Columbia River nearing flood stage

Advisory in effect through noon Monday; showers expected for rest of week

By Dave Kern, Columbian assistant metro editor

Published:

 

The mighty Columbia River was running high and fast Sunday, April1, flirting with its flood stage.

The gauge at the Interstate 5 Bridge was at 15.78 feet at 8 p.m. Sunday; 16 feet is considered flood stage. That measurement has nothing to do with the depth of the Columbia or the damage the river could cause. For instance, the river crested at 27 feet during the great flood of 1996.

However, runners and walkers found the river lap

ping onto the Waterfront Renaissance Trail at Columbia Shores Condominiums on Sunday afternoon.

The river was flowing at about 350,000 cubic feet per second at Bonneville Dam. The average for this time of year at Bonneville is about 190,000 cubic feet per second, said Chuck Orwig, a hydrologist with the National Weather Service in Portland.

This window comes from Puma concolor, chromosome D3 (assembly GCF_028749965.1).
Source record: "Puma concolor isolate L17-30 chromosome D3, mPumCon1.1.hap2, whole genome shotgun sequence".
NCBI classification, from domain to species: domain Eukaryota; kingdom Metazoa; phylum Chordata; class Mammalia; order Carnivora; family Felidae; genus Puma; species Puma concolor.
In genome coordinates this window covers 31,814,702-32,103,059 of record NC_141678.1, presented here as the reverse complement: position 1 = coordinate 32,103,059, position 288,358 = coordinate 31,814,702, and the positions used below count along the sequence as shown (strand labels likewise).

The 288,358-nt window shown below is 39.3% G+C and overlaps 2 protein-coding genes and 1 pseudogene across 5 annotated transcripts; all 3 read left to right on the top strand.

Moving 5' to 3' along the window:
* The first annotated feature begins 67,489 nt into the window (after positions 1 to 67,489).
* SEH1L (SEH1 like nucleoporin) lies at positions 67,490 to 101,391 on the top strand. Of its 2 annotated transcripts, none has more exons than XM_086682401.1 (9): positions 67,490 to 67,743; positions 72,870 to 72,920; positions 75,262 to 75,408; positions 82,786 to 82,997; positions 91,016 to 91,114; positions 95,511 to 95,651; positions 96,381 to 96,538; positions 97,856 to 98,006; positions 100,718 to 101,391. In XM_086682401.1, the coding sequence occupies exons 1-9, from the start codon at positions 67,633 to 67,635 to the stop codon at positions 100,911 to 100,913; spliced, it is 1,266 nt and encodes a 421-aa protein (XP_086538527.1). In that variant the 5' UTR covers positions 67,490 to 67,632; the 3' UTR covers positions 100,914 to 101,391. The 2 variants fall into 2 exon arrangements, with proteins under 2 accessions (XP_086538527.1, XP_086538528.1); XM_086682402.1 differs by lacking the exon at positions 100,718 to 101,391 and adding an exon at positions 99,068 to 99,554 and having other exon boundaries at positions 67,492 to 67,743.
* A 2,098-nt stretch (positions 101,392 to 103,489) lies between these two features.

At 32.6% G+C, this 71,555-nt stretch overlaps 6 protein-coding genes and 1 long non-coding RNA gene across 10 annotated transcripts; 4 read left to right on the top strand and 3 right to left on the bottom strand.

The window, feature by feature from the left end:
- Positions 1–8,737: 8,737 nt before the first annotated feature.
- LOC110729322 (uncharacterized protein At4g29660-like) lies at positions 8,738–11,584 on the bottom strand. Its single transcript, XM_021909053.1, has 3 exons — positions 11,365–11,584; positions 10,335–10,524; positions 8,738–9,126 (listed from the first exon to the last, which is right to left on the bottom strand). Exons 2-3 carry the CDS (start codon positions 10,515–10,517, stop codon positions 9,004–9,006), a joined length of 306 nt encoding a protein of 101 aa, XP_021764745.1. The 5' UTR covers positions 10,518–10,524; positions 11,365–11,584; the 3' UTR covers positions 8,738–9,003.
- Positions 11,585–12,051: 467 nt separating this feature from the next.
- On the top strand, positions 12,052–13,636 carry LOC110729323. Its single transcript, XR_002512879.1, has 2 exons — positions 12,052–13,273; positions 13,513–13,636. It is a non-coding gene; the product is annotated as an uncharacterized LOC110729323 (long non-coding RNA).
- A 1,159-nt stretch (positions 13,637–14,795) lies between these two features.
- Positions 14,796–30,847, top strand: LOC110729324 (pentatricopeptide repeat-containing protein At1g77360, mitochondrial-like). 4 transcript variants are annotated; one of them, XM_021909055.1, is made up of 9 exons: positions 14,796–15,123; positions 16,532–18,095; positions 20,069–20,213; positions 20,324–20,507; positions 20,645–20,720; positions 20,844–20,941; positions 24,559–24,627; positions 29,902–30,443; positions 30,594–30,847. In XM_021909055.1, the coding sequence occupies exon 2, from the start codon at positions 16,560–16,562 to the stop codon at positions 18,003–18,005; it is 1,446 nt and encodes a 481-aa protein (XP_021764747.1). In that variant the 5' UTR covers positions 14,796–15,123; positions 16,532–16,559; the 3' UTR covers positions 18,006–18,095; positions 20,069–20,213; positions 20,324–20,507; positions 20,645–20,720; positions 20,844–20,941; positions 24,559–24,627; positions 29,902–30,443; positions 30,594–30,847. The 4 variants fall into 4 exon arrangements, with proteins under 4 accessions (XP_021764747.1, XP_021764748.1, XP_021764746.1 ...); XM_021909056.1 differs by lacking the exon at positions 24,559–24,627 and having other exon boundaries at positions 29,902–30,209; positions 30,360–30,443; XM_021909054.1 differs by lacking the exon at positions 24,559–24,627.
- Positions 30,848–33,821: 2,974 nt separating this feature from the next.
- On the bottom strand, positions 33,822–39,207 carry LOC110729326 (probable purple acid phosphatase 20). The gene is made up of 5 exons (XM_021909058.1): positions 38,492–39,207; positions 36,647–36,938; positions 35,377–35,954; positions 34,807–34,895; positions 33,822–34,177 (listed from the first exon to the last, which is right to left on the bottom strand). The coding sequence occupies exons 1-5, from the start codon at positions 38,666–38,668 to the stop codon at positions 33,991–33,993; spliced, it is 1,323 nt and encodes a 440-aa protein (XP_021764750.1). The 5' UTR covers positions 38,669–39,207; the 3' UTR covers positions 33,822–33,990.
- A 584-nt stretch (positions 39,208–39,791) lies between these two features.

The weather service has a flood advisory through noon today for the Columbia.

Meteorologist Liana Ramirez said the high river is “predominately due to the heavy rainfall we’ve been seeing the past several weeks.”

She said this was the third-wettest March on record at Vancouver with 7.81 inches. The average is 4.21 inches for the month. The Vancouver record for March, set in 1916, is 8.38 inches.

Pearson Field recorded .38 of an inch on Friday and .57 of an inch on Saturday.

Enjoy today, as Ramirez said it “is going to be the driest day of the week.”

Then, she said, “once again there will be showers through this week. We may see a break this weekend.”

No problems were reported on the Washougal River.

“It’s a little high, but we haven’t had any calls about it,” said Officer Ryan Castro of the Washougal Police Department.